The advent of COVID-19 last year caused a sharp spike in activity at Manos de Cristo’s food pantry. From January through March 2020, Manos served 300 people a month. The numbers of individuals seeking food grew steadily, and over the past three months, the number exceeded 1,200 per month!

Diane Riehs is Manos’ Director of Development. She explained: “2020 started out as a normal year, but the pandemic caused everything to shift. After spring break, children were asked to stay home and not come to class, and schools shifted to on-line learning. By April, the number of people seeking food assistance was doubling and tripling in number.”

That trend continued, she said. “People lost their jobs, they were looking for new employment, children were at home and grocery bills were going beyond many families’ normal budgets. In July, we saw 1,210 people and in October, we saw 1,427 people. Over the course of the year, the Manos Food Pantry served 2.5 times the number of people in 2020 than in 2019.”

Covenant member Lou Ann  Newman is the liaison between Manos and our mission committee. She has had a front-row seat to the new activity at Manos. “The food pantry has truly just exploded!” she said.

The pandemic also dictated that Manos could no longer rely on volunteers; the organization shifted to relying on its paid employees for the food pantry and the clothes closet. “When everything shut down for the pandemic, Manos stayed open; they never closed,” Lou Ann said. “That was impressive.”

The tremendous growth has meant tremendous needs. Manos had one employee in the food pantry and clothes closet, and only one volunteer to pick up goods from the Central Texas Food Bank — a total of about 1,000 pounds of products a week.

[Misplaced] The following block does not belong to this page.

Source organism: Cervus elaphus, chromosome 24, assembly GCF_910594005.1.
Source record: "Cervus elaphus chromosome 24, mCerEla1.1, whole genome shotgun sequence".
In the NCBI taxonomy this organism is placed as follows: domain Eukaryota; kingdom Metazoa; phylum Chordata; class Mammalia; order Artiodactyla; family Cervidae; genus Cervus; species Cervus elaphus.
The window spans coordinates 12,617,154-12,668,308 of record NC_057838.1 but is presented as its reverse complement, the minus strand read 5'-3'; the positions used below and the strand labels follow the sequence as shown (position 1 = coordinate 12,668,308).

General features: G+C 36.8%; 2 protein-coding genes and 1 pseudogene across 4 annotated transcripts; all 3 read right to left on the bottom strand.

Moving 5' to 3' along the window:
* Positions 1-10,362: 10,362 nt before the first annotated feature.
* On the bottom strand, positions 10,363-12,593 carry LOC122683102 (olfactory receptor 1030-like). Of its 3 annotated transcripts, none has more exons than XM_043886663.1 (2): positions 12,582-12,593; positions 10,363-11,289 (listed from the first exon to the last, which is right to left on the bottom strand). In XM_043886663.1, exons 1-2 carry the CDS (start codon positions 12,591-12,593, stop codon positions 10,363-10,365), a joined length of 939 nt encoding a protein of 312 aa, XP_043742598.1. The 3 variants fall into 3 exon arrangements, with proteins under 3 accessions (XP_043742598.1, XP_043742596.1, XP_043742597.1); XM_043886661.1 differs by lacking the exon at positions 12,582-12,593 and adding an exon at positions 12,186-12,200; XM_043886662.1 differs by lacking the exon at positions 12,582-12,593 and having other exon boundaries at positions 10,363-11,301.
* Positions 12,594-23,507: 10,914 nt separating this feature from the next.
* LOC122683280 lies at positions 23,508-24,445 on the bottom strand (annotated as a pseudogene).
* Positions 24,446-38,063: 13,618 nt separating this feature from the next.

“Donations from churches, like Covenant, as well as 900 to 1,000 pounds of food each week from the Central Texas Food Bank have helped our food pantry rise to the challenge,” Diane said. “Covenant’s grocery purchases were a significant piece of the puzzle. The church contributes items that the Central Texas Food Bank does not provide, but that individuals and families need—things like cereal, rice and beans.”

Covenant PW and Lou Ann Step Up
Presbyterian Women (PW) works closely with Manos, and the women’s group quickly increased its efforts last March. Lou Ann said the group previously picked up donations for Manos and ran a couple fundraisers every year. Shortly after the pandemic started, PW members realized they needed new places to bring donations because the church was closed. Four PW members offered their houses to be drop-off places and to deliver the goods to Manos. Lou Ann started sending weekly emails for the PW coordinating team, every week checking with Manos to learn of the greatest needs and relaying that to the PW.

“I may get more of the donations traffic because I live the closest to the church,” Lou Ann said. “I’ve not missed a week with at least 10 bags of things to bring over to Manos. That’s been since April. PW has just been so dedicated!”

Lou Ann is relatively new to Covenant and to PW. She and her husband, Frank, moved to Austin from Sugarland a little over three years ago. She had volunteered at a food pantry supported by her church there and was looking for a similar opportunity in Austin. “That kind of volunteering speaks to me,” she said. “I know this is what I ‘m supposed to do.”

When Lou Ann found out about Manos, she inquired about helping out, learned of Manos and PW connection, and soon became the PW representative at Manos. “I was happy to meet some people that way,” she said. “When the pandemic happened and right about that time, Whitney (Bell, Mission Director)  asked if I would be the liaison between the mission committee and Manos.